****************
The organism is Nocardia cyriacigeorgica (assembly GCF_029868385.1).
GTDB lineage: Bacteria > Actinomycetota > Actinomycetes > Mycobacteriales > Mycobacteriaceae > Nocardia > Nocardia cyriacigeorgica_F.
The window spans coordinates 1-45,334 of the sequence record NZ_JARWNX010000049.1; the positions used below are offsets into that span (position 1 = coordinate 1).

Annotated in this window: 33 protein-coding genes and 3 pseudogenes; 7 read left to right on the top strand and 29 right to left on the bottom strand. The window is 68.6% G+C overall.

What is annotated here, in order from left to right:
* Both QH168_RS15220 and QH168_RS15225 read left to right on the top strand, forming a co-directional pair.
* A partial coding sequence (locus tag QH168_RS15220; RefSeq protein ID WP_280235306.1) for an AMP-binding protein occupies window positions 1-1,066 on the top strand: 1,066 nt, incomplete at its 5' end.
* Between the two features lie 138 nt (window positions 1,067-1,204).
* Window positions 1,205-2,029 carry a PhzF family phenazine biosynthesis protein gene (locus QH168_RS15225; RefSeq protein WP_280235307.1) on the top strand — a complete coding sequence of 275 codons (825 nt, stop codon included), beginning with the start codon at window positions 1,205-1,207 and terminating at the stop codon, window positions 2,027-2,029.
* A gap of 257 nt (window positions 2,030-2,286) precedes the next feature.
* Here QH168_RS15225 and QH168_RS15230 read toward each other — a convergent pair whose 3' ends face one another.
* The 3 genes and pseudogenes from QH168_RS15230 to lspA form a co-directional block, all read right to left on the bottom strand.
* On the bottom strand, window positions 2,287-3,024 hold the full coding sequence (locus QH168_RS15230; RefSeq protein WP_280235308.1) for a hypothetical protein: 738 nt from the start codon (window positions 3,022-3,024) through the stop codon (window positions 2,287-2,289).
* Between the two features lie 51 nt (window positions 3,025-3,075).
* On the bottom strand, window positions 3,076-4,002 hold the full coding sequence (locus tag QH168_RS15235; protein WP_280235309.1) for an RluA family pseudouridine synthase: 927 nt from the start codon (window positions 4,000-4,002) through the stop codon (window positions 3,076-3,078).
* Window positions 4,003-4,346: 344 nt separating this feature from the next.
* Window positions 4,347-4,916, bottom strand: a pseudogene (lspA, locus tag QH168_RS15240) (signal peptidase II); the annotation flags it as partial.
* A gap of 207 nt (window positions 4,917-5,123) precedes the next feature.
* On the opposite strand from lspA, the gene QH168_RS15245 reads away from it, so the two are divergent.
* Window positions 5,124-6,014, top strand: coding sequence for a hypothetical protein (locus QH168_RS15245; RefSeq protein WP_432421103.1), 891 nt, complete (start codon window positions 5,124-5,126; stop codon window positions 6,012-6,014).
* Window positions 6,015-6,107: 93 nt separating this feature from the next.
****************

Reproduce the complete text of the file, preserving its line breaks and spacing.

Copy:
The organism is Nocardia cyriacigeorgica (assembly GCF_029868385.1).
GTDB lineage: Bacteria > Actinomycetota > Actinomycetes > Mycobacteriales > Mycobacteriaceae > Nocardia > Nocardia cyriacigeorgica_F.
The window spans coordinates 1-45,334 of the sequence record NZ_JARWNX010000049.1; the positions used below are offsets into that span (position 1 = coordinate 1).

Annotated in this window: 33 protein-coding genes and 3 pseudogenes; 7 read left to right on the top strand and 29 right to left on the bottom strand. The window is 68.6% G+C overall.

What is annotated here, in order from left to right:
* Both QH168_RS15220 and QH168_RS15225 read left to right on the top strand, forming a co-directional pair.
* A partial coding sequence (locus tag QH168_RS15220; RefSeq protein ID WP_280235306.1) for an AMP-binding protein occupies window positions 1-1,066 on the top strand: 1,066 nt, incomplete at its 5' end.
* Between the two features lie 138 nt (window positions 1,067-1,204).
* Window positions 1,205-2,029 carry a PhzF family phenazine biosynthesis protein gene (locus QH168_RS15225; RefSeq protein WP_280235307.1) on the top strand — a complete coding sequence of 275 codons (825 nt, stop codon included), beginning with the start codon at window positions 1,205-1,207 and terminating at the stop codon, window positions 2,027-2,029.
* A gap of 257 nt (window positions 2,030-2,286) precedes the next feature.
* Here QH168_RS15225 and QH168_RS15230 read toward each other — a convergent pair whose 3' ends face one another.
* The 3 genes and pseudogenes from QH168_RS15230 to lspA form a co-directional block, all read right to left on the bottom strand.
* On the bottom strand, window positions 2,287-3,024 hold the full coding sequence (locus QH168_RS15230; RefSeq protein WP_280235308.1) for a hypothetical protein: 738 nt from the start codon (window positions 3,022-3,024) through the stop codon (window positions 2,287-2,289).
* Between the two features lie 51 nt (window positions 3,025-3,075).
* On the bottom strand, window positions 3,076-4,002 hold the full coding sequence (locus tag QH168_RS15235; protein WP_280235309.1) for an RluA family pseudouridine synthase: 927 nt from the start codon (window positions 4,000-4,002) through the stop codon (window positions 3,076-3,078).
* Window positions 4,003-4,346: 344 nt separating this feature from the next.
* Window positions 4,347-4,916, bottom strand: a pseudogene (lspA, locus tag QH168_RS15240) (signal peptidase II); the annotation flags it as partial.
* A gap of 207 nt (window positions 4,917-5,123) precedes the next feature.
* On the opposite strand from lspA, the gene QH168_RS15245 reads away from it, so the two are divergent.
* Window positions 5,124-6,014, top strand: coding sequence for a hypothetical protein (locus QH168_RS15245; RefSeq protein WP_432421103.1), 891 nt, complete (start codon window positions 5,124-5,126; stop codon window positions 6,012-6,014).
* Window positions 6,015-6,107: 93 nt separating this feature from the next.